Most of the time, you can’t pay me to be productive when it’s raining. Going to the gym? Hard pass. Grocery shopping? Not even if it’s just a light drizzle. It’s not that I don’t need to get things done, it’s that I have a hard time finding the willpower to do anything other than snuggle in a blanket with Netflix on when there’s water falling from the sky.
Not to mention keeping my eyes open at the office. The dreary, grey light wafting through the windows and, again, that desire to lay in a cocoon nearly sucks me under as my to-do list piles higher and higher. And I’m pretttty sure I’m not an isolated example.
Luckily for all of us exhausted precipitation-phobes, it’s not us -- it’s science! We’re not lazy, we’re just susceptible to the effect of our surroundings! The weather quite literally has an impact on our mood overall, which can seep into our ability to not take three naps in one afternoon.
This is especially true for the 9 percent of the population who can be categorized as “rain haters,” those of us who generally feel angrier and not as happy on rainy days. Anyone else a rain-hater? Just me? OK.
Tecsia Evans, Ph.D., a clinical psychologist in San Francisco, told WebMD that we’re simply more prone to get bummed out easier when the weather isn’t agreeing with us.
“When it gets dark and dreary out, some people definitely have more susceptibility to feeling lonely or down. It’s pretty common to see a change in mood -- such as feeling sadness or lower self-esteem -- when it’s rainy outside,” she said.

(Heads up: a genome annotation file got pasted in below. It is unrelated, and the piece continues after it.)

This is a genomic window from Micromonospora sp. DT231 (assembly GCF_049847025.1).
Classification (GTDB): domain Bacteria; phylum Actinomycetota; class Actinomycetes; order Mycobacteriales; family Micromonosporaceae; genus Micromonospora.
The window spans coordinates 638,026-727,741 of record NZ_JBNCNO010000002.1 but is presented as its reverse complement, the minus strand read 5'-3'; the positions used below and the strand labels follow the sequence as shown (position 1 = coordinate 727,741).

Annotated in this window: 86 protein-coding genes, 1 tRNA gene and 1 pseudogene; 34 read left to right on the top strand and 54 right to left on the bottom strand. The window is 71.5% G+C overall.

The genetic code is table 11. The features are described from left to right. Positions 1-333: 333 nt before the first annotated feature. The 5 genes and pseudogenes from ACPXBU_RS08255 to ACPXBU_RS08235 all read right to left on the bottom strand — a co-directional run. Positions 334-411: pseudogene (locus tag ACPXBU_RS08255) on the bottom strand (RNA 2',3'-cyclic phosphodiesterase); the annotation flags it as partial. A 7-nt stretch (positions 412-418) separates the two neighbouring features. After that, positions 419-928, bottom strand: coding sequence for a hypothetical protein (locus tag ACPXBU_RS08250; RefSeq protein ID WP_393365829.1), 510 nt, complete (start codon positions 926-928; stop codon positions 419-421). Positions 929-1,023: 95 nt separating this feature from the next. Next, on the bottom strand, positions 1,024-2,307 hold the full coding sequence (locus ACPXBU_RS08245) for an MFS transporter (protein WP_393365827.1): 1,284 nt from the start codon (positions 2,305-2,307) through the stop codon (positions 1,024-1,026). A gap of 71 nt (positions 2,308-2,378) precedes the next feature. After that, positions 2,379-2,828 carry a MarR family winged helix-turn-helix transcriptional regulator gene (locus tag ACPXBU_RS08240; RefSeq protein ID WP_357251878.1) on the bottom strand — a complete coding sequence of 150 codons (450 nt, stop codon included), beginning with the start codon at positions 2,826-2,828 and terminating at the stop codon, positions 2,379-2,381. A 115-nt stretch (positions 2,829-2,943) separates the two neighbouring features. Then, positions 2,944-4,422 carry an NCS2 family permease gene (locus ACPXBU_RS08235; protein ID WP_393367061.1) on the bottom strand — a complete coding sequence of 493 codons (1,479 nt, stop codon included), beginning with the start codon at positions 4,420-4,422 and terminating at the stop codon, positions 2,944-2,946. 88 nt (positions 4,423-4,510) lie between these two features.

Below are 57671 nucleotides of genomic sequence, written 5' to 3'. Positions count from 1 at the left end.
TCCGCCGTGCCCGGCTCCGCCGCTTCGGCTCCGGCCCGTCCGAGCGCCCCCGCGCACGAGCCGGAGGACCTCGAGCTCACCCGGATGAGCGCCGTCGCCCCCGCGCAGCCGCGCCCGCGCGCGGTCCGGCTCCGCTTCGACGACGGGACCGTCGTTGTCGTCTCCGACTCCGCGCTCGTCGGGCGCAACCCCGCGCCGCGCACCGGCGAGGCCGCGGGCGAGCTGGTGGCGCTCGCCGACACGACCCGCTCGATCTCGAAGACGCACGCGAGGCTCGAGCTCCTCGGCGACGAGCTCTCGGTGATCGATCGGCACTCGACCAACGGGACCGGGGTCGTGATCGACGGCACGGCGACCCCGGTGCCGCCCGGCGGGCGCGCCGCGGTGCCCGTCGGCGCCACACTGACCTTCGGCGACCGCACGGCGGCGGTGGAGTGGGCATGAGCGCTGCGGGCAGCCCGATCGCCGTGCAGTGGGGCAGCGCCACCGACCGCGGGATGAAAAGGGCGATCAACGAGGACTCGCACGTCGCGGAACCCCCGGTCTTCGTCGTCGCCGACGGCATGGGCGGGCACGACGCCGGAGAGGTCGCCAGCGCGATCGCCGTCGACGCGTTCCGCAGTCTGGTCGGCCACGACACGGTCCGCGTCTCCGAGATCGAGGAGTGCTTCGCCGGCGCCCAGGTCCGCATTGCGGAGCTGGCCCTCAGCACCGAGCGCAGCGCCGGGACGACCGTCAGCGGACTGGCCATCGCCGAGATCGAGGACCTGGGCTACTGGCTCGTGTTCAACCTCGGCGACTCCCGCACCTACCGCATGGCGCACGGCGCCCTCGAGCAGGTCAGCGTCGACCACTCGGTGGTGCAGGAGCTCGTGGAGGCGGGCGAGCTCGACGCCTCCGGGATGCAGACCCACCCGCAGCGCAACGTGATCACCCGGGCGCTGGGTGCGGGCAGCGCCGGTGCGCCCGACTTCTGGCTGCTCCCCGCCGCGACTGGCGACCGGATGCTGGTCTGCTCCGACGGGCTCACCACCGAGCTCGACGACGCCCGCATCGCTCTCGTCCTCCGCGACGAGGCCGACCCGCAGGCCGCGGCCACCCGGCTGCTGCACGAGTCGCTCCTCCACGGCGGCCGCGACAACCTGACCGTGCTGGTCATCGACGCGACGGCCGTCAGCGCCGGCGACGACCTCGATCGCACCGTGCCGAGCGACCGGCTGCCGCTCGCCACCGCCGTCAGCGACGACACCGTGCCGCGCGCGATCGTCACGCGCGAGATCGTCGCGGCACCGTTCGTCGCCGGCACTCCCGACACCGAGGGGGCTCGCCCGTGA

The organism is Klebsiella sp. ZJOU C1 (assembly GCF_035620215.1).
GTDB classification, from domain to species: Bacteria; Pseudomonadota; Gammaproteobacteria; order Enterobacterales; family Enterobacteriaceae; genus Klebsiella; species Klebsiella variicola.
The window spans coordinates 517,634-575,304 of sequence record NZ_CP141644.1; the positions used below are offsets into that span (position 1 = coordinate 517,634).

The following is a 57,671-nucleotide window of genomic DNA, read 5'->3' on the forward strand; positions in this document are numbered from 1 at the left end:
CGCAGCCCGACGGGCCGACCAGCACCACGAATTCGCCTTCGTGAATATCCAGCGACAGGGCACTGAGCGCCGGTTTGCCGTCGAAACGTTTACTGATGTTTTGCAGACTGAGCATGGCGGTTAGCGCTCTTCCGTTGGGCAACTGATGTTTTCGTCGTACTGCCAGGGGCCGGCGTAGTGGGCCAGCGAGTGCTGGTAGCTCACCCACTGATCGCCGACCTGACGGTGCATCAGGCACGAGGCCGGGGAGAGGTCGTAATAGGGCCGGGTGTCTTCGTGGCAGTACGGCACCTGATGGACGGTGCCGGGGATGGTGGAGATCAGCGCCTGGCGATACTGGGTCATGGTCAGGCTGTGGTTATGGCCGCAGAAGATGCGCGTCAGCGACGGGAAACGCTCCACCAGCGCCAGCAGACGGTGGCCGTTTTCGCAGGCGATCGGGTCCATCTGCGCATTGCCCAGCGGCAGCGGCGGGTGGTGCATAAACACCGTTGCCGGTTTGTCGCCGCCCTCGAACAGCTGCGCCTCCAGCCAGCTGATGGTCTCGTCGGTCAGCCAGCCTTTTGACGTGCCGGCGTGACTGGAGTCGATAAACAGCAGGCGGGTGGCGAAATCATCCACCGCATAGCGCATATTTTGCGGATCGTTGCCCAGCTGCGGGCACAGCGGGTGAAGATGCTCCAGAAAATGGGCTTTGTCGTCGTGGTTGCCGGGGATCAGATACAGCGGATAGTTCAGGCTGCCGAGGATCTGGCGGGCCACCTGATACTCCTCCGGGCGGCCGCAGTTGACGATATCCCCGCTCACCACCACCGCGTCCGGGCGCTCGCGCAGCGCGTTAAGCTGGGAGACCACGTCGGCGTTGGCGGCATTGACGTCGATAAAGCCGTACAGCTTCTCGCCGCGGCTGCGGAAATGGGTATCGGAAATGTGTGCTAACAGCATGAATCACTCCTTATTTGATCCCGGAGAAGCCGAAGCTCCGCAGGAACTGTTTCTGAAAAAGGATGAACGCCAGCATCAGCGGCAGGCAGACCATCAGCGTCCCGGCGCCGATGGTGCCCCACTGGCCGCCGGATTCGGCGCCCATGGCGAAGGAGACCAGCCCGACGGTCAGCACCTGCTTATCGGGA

On a more scientific level, sunlight increases serotonin, aka our brain’s happy chemical, so if we’re not getting enough sun, we’re probably getting less serotonin, too.
But, remember, my issue isn’t that I’m necessarily sad when it’s raining, but more that I’m unmotivated and really, really tired -- even if I get a full night’s sleep the night before. This, according to Director of Behavioral Sleep Medicine at the Cleveland Clinic Dr. Michelle Drerup, is a direct correlation to the amount of sunlight available in a given day. Our pineal glands (the ones that produce melatonin, which regulates our sleep patterns), she told Bustle, release less melatonin when we’re exposed to sunlight. So, less sunlight = more melatonin = naptime.
Ever heard of seasonal affective disorder? Same idea, less severe.
We can also feel physically exhausted on stormy days due to the increased level of humidity in the air. Our bodies work harder to keep cool on humid days, so even if we’re not active, there are processes going on inside that make us feel like taking a break.
Obviously, don’t think you’re taking this information to your boss and requesting PTO for every rainy day of the coming year, but you can at least understand that your laziness isn’t completely unwarranted.